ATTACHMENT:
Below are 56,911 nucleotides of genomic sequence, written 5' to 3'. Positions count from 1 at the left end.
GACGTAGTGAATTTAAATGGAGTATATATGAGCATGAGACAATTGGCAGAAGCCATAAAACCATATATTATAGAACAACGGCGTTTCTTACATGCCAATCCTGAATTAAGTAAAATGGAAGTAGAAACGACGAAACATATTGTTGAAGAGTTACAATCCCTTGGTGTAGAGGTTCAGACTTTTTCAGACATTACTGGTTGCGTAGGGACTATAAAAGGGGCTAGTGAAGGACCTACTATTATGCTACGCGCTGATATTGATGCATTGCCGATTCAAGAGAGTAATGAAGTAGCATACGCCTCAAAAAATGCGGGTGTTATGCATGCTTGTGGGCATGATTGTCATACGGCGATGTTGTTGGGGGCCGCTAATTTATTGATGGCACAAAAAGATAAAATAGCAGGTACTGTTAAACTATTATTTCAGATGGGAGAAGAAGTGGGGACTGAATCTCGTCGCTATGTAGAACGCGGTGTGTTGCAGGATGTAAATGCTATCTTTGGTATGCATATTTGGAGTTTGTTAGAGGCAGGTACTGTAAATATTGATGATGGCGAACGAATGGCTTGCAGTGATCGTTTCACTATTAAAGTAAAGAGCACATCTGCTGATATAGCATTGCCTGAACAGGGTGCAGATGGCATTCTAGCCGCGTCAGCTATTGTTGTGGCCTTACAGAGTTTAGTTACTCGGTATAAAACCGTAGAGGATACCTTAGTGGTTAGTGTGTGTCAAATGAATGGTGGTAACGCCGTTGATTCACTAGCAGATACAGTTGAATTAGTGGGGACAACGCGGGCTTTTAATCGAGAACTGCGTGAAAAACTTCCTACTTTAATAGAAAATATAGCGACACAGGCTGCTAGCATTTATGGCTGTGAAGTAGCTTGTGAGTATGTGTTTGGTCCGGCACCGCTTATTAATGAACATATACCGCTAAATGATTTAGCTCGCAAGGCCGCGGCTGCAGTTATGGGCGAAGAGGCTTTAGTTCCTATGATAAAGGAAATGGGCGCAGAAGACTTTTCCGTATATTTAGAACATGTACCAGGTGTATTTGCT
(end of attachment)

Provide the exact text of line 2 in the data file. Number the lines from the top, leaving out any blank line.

GACGTAGTGAATTTAAATGGAGTATATATGAGCATGAGACAATTGGCAGAAGCCATAAAACCATATATTATAGAACAACGGCGTTTCTTACATGCCAATCCTGAATTAAGTAAAATGGAAGTAGAAACGACGAAACATATTGTTGAAGAGTTACAATCCCTTGGTGTAGAGGTTCAGACTTTTTCAGACATTACTGGTTGCGTAGGGACTATAAAAGGGGCTAGTGAAGGACCTACTATTATGCTACGCGCTGATATTGATGCATTGCCGATTCAAGAGAGTAATGAAGTAGCATACGCCTCAAAAAATGCGGGTGTTATGCATGCTTGTGGGCATGATTGTCATACGGCGATGTTGTTGGGGGCCGCTAATTTATTGATGGCACAAAAAGATAAAATAGCAGGTACTGTTAAACTATTATTTCAGATGGGAGAAGAAGTGGGGACTGAATCTCGTCGCTATGTAGAACGCGGTGTGTTGCAGGATGTAAATGCTATCTTTGGTATGCATATTTGGAGTTTGTTAGAGGCAGGTACTGTAAATATTGATGATGGCGAACGAATGGCTTGCAGTGATCGTTTCACTATTAAAGTAAAGAGCACATCTGCTGATATAGCATTGCCTGAACAGGGTGCAGATGGCATTCTAGCCGCGTCAGCTATTGTTGTGGCCTTACAGAGTTTAGTTACTCGGTATAAAACCGTAGAGGATACCTTAGTGGTTAGTGTGTGTCAAATGAATGGTGGTAACGCCGTTGATTCACTAGCAGATACAGTTGAATTAGTGGGGACAACGCGGGCTTTTAATCGAGAACTGCGTGAAAAACTTCCTACTTTAATAGAAAATATAGCGACACAGGCTGCTAGCATTTATGGCTGTGAAGTAGCTTGTGAGTATGTGTTTGGTCCGGCACCGCTTATTAATGAACATATACCGCTAAATGATTTAGCTCGCAAGGCCGCGGCTGCAGTTATGGGCGAAGAGGCTTTAGTTCCTATGATAAAGGAAATGGGCGCAGAAGACTTTTCCGTATATTTAGAACATGTACCAGGTGTATTTGCT